Gorbachev supported Muammar al-Gaddafi when the United States launched air strikes on Libya in retaliation for a Berlin nightclub bombing in 1986. But as he says, “It is totally wrong that the same leader can be in place for 25, 30, 40 years. I don’t think they can even remember the year that he came to power.
“When I became president, fairly soon, as part of our democratic process, we adopted decisions concerning elections that established that any official can work in any position no more than two terms. Which meant, basically, from eight to ten years. Because, if it’s more, then you get surrounded by corrupt circles and you get into cronyism and all the other things that simply are wrong.”
It is impossible not to decode this as a swipe at the Russian prime minister, Vladimir Putin. At a press conference early this year, Gorbachev responded to the news that Putin was considering standing for a third (non-consecutive term) as president by declaring that Russia was experiencing a sham democracy. “One must never think that one almost has God by the coat-tails,” he told me. “Putin is a capable person, but right now it’s very important for him not to stray from the road of democracy.”
More than 300 journalists have been murdered in Russia since 1993. His response to this point, however, is surprisingly defensive: “Let us not start playing the blame game. You are right that we have had some setbacks in terms of being a free and democratic country but generally the press is free in Russia.”
Keep on moving
If he is less condemnatory than he has been in the past of Russia’s record on free speech, he is happy to talk at some length about his private life, which results in his most surprising revelation. “You know, I tried three times before I was 40 to quit politics. [His late wife] Raisa hated politics.” Nearly 12 years after her death from leukaemia (some funds from the gala went to the Raisa Gorbachev Foundation for fighting childhood cancer), he still thinks that public hostility to his career killed his wife.
“She did not survive all the trials that we had to go through. Her death was a really heavy blow to me. The hardest thing for her was being aware of the lies that were told about her. At the end, people started to understand Raisa and started to understand us. But it was too late and, ultimately, it undermined her strength. The world is very cruel and we have not yet learned to improve that world and make it happier.”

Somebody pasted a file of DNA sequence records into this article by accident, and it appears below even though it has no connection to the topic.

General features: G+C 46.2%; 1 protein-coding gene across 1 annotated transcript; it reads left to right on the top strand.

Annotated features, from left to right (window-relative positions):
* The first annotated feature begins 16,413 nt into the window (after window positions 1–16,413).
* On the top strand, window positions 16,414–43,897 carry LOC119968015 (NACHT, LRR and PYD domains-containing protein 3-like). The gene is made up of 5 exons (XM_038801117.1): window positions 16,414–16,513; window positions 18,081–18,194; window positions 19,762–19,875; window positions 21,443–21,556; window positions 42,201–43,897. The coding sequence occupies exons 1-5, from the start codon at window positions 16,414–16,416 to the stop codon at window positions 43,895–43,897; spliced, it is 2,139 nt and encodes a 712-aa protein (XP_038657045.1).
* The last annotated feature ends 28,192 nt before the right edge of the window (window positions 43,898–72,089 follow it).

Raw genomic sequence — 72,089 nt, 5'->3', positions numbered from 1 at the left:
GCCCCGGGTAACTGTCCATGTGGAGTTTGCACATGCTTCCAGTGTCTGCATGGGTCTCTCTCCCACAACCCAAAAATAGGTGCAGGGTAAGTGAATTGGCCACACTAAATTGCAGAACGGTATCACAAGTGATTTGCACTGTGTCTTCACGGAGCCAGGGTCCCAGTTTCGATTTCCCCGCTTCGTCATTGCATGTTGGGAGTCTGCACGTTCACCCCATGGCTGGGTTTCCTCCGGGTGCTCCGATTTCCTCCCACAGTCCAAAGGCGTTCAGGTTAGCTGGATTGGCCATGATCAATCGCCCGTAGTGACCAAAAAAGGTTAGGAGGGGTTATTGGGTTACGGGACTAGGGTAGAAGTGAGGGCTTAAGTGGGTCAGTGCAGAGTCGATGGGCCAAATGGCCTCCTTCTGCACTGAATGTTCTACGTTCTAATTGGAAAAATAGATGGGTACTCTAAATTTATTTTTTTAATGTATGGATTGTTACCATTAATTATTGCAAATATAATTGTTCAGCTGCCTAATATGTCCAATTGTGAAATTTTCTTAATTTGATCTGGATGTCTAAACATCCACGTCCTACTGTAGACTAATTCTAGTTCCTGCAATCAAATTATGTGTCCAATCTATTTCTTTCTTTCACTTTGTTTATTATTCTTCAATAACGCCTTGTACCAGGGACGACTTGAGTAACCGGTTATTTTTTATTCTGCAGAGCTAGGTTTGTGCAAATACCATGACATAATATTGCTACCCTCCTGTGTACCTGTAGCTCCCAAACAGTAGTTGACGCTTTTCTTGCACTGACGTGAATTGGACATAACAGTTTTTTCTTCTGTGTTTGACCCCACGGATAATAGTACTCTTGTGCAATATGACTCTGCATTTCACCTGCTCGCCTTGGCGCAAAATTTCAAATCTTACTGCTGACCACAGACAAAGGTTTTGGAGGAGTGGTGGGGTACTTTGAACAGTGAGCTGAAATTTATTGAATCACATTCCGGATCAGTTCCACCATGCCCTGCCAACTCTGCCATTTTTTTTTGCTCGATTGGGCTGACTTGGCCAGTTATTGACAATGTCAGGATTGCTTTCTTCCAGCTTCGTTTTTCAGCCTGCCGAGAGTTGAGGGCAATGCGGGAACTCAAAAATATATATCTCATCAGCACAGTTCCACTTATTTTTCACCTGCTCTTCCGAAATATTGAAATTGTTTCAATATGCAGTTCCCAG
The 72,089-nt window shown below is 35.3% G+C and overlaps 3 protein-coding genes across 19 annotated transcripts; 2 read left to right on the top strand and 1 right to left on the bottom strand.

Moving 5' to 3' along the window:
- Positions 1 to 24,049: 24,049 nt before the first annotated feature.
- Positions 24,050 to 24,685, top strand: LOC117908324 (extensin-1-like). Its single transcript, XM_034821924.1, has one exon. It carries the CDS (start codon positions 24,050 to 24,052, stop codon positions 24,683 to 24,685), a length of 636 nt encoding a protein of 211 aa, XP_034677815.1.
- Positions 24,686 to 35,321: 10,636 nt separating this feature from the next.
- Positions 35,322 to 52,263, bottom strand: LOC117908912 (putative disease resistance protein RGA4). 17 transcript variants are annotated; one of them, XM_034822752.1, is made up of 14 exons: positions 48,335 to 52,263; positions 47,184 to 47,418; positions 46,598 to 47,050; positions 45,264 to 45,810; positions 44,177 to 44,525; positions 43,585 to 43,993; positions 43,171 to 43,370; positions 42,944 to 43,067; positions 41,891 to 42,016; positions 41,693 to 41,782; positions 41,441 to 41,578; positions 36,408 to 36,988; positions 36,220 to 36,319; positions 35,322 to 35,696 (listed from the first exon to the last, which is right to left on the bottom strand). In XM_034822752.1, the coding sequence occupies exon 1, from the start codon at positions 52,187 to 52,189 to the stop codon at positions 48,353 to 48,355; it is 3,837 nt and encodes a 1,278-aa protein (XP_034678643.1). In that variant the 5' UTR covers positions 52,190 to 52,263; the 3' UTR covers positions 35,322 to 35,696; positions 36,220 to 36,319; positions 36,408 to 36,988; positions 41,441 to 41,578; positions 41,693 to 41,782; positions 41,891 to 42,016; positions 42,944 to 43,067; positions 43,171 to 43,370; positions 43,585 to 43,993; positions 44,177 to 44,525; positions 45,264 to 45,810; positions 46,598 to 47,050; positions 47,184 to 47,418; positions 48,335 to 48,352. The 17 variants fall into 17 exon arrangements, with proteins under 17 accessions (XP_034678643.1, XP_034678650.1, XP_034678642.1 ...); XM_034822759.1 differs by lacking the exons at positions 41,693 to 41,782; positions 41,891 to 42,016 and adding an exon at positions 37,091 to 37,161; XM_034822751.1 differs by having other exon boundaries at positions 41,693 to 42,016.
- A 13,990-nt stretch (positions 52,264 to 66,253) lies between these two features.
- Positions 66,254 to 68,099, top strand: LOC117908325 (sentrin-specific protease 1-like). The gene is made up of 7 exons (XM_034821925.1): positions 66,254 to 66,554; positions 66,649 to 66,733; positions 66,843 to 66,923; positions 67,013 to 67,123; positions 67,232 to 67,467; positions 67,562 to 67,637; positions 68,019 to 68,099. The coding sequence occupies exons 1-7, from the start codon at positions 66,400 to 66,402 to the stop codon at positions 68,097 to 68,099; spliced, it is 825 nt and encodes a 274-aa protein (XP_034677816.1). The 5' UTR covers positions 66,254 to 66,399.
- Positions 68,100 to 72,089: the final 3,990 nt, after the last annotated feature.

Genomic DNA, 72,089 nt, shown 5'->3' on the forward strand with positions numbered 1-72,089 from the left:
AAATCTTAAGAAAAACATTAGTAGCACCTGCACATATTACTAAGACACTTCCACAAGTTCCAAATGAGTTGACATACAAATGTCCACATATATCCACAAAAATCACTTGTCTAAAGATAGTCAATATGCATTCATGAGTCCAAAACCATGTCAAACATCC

Even if Gorbachev was tempted to quit politics so long ago, it is clear that he is as incapable of removing himself from the political scene now as he is of sprouting wings and taking off over the London skyline from his hotel balcony. What remains remarkable about him is his stamina. “To work is the best sport,” he says. “People who have no plans, who just want to look good, they are doomed.”
He points to Pavel Palazhchenko, his tireless interpreter, who is translating our interview and who worked with him through the years of his presidency and the cold war. “If you removed his bald spot, he would look 25,” Gorbachev jokes. “That’s because he’s very mobile, always in motion.”
I talk to Gorbachev about when, as a 16-year-old, he harvested a record crop of grain on the collective farm where his family lived, working 20-hour days and sleeping just three to four hours a night. The achievement made him one of the youngest people ever to win the Soviet Order of the Red Banner of Labour. As well as physical strength, it must have demanded great mental stubbornness. “That’s the kind of person I am,” he concurs. “As they sometimes say, I am ‘a piece of work’.”
Rachel Halliburton is deputy editor of Time Out